Stonington, ME

Stonington, Maine lobster fisherman happy with their 2020 haul

Stephen L Dalton

Stonington, ME Lobstering by Nancy Morris from Pixabay

Maine fishermen, in general, are satisfied with the catch from 2020 even though it didn’t meet the 100 million pound of lobsters caught over the past nine years as recorded by the Maine Department of Marine Resources.

However, at 96 million pounds during a pandemic, Maine lobster fishermen say it was far better than expected. Likewise, the economic numbers were better than expected.

Maine lobstermen brought in $400 million from the 96 million pounds that averaged $4.20 per pound on Maine docks. That per-pound price was $.62 less than the cost in 2019 but higher than previous years. Lobster prices are determined by supply and demand like most other commodities.

Stonington, ME, is one of the best lobster fishing towns in the state. It’s also a picturesque island village that brings in more lobster than anywhere else in Maine.

Despite many new boutiques, coffee shops, and art galleries coming to Stonington, the town’s economy still hinges on the lobster industry. The average Maine lobster fisherman makes $37,000 per year. You can see below how Stonington, ME would be an excellent location for lobstering.

Stonington, ME Google Maps screenshot by the author

Image by ScubaDC from Pixabay

Only the old diehard lobster fishermen still use these old wooden lobster traps. They're really difficult and expensive to maintain. Most have changed to the new-style traps made from plastic rather than wood and are recyclable. Of course, many have recycled the wooden traps into coffee tables and other household furnishings.

New style lobster trap by Richard Revel from Pixabay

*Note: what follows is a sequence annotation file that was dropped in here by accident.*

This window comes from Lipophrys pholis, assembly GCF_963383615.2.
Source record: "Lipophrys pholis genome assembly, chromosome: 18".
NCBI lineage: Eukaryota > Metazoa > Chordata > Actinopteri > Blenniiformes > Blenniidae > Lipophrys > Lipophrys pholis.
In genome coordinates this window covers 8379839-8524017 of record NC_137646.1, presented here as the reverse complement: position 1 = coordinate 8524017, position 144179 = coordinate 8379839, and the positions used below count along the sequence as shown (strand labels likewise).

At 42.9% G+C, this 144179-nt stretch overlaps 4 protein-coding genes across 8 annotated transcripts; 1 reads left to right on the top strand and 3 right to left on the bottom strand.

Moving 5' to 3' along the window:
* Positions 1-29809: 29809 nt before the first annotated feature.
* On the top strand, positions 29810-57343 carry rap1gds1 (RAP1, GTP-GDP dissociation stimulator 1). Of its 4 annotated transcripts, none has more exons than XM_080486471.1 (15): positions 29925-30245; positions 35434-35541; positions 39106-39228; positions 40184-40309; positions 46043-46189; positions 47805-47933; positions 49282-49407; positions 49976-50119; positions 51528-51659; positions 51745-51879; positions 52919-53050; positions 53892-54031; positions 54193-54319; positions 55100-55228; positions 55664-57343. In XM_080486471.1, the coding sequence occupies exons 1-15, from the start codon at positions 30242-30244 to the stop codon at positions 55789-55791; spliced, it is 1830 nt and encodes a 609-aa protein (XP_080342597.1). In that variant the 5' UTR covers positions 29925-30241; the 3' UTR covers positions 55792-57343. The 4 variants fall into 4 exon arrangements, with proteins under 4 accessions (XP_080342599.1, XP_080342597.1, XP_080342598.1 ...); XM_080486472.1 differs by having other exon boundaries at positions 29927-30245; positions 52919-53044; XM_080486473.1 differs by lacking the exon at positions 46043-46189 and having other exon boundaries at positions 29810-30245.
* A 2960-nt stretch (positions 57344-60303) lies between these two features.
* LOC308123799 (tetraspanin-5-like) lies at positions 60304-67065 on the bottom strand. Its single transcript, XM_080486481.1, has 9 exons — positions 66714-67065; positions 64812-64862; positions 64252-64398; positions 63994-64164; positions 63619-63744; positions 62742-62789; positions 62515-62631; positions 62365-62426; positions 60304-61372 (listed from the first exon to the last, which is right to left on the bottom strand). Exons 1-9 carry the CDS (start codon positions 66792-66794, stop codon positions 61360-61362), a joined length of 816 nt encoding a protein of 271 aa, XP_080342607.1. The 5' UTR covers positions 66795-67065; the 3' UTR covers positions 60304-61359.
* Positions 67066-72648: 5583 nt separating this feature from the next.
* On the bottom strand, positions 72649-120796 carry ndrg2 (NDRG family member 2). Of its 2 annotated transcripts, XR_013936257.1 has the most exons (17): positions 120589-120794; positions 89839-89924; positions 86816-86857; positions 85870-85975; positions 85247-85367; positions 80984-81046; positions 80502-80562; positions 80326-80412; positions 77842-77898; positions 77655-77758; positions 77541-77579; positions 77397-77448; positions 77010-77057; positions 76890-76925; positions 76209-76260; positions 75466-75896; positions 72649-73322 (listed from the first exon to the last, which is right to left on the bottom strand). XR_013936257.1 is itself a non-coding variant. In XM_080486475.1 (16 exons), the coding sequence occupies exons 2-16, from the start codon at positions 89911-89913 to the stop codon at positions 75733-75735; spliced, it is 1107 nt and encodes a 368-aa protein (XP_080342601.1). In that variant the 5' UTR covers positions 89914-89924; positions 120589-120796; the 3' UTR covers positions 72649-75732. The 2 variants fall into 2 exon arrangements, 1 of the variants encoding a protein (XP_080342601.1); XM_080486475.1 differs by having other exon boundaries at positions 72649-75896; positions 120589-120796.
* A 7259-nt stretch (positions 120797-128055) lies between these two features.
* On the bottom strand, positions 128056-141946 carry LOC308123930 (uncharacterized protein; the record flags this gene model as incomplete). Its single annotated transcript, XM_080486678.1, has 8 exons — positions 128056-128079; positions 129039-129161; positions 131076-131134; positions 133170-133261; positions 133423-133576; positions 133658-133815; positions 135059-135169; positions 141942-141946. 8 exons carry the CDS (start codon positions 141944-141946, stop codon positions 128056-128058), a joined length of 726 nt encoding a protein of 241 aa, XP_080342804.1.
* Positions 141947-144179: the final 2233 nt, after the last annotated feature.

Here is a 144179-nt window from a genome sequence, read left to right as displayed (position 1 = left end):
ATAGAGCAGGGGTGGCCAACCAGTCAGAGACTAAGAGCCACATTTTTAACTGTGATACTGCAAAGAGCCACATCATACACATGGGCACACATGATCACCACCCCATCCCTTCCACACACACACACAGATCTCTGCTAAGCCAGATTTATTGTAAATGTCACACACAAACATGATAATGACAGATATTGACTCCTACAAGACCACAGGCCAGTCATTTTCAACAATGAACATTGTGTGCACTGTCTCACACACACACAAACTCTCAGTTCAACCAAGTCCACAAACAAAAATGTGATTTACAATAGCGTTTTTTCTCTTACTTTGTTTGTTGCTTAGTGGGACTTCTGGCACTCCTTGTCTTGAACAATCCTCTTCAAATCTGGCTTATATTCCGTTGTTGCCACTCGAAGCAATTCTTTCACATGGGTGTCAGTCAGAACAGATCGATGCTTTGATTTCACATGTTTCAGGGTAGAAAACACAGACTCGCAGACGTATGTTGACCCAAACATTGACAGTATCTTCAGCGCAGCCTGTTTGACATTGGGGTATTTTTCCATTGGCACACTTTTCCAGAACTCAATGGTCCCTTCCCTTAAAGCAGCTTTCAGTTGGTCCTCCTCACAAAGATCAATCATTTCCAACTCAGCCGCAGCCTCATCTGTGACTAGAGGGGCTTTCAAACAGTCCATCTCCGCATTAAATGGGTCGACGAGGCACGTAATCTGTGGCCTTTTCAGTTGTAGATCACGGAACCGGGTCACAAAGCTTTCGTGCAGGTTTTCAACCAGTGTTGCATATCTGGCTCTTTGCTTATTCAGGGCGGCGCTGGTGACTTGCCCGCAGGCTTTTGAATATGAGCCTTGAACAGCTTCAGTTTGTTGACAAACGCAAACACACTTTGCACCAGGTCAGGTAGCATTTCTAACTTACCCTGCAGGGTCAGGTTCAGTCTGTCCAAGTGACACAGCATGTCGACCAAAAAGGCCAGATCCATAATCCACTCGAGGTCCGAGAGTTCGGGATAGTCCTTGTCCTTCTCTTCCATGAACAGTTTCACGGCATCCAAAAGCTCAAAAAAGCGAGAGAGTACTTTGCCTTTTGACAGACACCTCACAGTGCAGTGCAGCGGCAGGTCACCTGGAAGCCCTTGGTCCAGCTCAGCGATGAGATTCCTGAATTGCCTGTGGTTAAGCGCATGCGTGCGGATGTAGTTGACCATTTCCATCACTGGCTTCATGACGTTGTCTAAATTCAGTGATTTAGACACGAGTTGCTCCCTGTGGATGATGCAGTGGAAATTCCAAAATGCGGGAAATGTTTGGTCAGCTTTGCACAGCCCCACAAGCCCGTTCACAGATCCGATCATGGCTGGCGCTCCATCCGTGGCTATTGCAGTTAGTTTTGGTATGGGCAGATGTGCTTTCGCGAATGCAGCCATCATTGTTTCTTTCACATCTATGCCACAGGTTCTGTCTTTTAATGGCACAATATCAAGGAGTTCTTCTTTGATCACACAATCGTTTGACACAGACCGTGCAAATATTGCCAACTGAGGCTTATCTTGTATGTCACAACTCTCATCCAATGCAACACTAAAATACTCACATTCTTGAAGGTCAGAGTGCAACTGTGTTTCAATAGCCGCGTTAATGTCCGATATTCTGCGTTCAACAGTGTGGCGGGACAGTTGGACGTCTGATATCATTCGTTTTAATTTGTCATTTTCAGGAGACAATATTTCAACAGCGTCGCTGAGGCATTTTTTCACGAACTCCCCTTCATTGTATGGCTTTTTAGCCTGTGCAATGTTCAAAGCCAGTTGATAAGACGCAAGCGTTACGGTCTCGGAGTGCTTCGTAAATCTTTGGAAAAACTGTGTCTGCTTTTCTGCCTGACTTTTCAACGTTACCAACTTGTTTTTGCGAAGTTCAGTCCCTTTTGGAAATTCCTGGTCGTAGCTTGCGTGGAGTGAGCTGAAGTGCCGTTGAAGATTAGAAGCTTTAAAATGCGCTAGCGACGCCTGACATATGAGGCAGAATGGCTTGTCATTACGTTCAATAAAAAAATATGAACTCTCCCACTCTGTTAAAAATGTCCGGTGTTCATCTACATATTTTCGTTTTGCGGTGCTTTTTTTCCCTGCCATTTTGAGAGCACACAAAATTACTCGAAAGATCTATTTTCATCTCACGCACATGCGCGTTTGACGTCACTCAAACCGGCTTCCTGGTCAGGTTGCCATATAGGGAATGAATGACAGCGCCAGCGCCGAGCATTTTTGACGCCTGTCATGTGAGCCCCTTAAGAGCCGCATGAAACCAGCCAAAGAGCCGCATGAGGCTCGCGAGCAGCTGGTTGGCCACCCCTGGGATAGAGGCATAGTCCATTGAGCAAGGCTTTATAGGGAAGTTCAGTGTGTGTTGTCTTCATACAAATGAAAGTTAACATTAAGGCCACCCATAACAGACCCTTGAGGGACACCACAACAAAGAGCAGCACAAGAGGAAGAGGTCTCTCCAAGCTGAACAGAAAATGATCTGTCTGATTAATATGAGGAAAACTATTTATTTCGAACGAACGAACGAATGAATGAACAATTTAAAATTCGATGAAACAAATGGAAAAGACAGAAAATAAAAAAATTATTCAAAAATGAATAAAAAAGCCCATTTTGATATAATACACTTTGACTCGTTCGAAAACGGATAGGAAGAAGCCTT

Maine Lobstermen's Association leaders provided communication & coordination

Maine Lobstermen's Association’s executive director, Patrice McCarron, said, “The industry was certainly facing a lot of challenges, and fishermen purposefully slowed their effort down to keep pace with the market.”

It takes a lot of coordination and communications to get these fishermen on the same sheet. Many are independent and only worrying about making money for their families.

However, last year they were more selective about which days they went out, to keep from bringing in too many lobsters with low demand during the pandemic. But not only did the Association need to communicate with fishermen, but they also needed to find new markets since the problems with China trade during the Trump administration had closed off some of that trade.

China is a crucial market for Maine lobster fisherman, and although trade started to climb after then-POTUS Trump reached new deals, the Chinese had to manage a reduced economy last year as well.

Plus, the lobster industry confronted several other issues the past few years. New legislation to safeguard the North Atlantic whales imperiled the fishing industry, some say.

Many lobstermen also dig clams, rake mussels, and fish scallops to supplement their income but prefer hauling lobster traps.

One lobsterman with a YouTube channel, Leroy Weed, says, “We’re resilient people. We know how to take care of ourselves and make do with what we’ve got. You get good years and bad years.”

However, global warming has caused lobsters to move north so that southern New England has suffered much worse than Maine fishermen even though some of Maine’s crops have moved up into Canada. Maine and Canada often compete for lobsters.

Online sales and direct-to-home sales were more frequent than in years past. Many independent fishermen set up tanks and sales from their garage or home. Some say they sold lobster straight off the boat for the first time last year.

Lobster Fishing in Stonington, Maine

Visit the USA uploaded this video to YouTube. Like and subscribe you find it useful. “When you think of Maine, you think of Lobster,” says Virginia Olsen, a lobster fisherman from Stonington, Maine.

Stonington, ME Lobster boats by Matt Hardy from Pexels

Final thoughts

Although the 2016 record haul of 132.6 million pounds of the succulent shellfish was still on the mind of many, most just wanted to stay afloat. The 96.6 million pounds caught helped many keep the bills paid. Lobstering is grueling physical labor, but most wouldn't change that. However, they, like many others, want to minimize government interference in their livelihood.

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Stephen Dalton is a retired US Army First Sergeant with a degree in journalism from the University of Maryland. Top Writer in Virtual Reality, Sports, Short Story, Design, and Creativity. I especially like writing about design and home improvements.


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